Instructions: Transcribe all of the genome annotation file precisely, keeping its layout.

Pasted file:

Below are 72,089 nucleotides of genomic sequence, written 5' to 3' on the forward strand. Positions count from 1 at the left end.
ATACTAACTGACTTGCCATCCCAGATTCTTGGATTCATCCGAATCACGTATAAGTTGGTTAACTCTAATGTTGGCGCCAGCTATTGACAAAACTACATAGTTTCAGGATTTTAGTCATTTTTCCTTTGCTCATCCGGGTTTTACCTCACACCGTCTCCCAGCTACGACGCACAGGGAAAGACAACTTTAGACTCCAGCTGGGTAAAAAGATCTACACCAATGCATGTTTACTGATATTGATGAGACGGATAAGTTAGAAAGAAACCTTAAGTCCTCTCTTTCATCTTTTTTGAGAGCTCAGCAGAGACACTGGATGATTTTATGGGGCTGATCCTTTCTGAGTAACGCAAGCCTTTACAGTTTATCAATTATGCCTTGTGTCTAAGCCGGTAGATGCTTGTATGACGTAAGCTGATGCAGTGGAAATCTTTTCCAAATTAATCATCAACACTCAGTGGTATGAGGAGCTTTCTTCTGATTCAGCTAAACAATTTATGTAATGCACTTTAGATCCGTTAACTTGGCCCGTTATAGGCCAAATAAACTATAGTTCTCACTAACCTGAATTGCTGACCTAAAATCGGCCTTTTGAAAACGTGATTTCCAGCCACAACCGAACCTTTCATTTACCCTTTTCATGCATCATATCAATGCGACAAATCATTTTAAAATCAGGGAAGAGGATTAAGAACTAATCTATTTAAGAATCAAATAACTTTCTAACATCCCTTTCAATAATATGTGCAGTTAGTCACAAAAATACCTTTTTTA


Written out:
Below are 72,089 nucleotides of genomic sequence, written 5' to 3' on the forward strand. Positions count from 1 at the left end.
ATACTAACTGACTTGCCATCCCAGATTCTTGGATTCATCCGAATCACGTATAAGTTGGTTAACTCTAATGTTGGCGCCAGCTATTGACAAAACTACATAGTTTCAGGATTTTAGTCATTTTTCCTTTGCTCATCCGGGTTTTACCTCACACCGTCTCCCAGCTACGACGCACAGGGAAAGACAACTTTAGACTCCAGCTGGGTAAAAAGATCTACACCAATGCATGTTTACTGATATTGATGAGACGGATAAGTTAGAAAGAAACCTTAAGTCCTCTCTTTCATCTTTTTTGAGAGCTCAGCAGAGACACTGGATGATTTTATGGGGCTGATCCTTTCTGAGTAACGCAAGCCTTTACAGTTTATCAATTATGCCTTGTGTCTAAGCCGGTAGATGCTTGTATGACGTAAGCTGATGCAGTGGAAATCTTTTCCAAATTAATCATCAACACTCAGTGGTATGAGGAGCTTTCTTCTGATTCAGCTAAACAATTTATGTAATGCACTTTAGATCCGTTAACTTGGCCCGTTATAGGCCAAATAAACTATAGTTCTCACTAACCTGAATTGCTGACCTAAAATCGGCCTTTTGAAAACGTGATTTCCAGCCACAACCGAACCTTTCATTTACCCTTTTCATGCATCATATCAATGCGACAAATCATTTTAAAATCAGGGAAGAGGATTAAGAACTAATCTATTTAAGAATCAAATAACTTTCTAACATCCCTTTCAATAATATGTGCAGTTAGTCACAAAAATACCTTTTTTA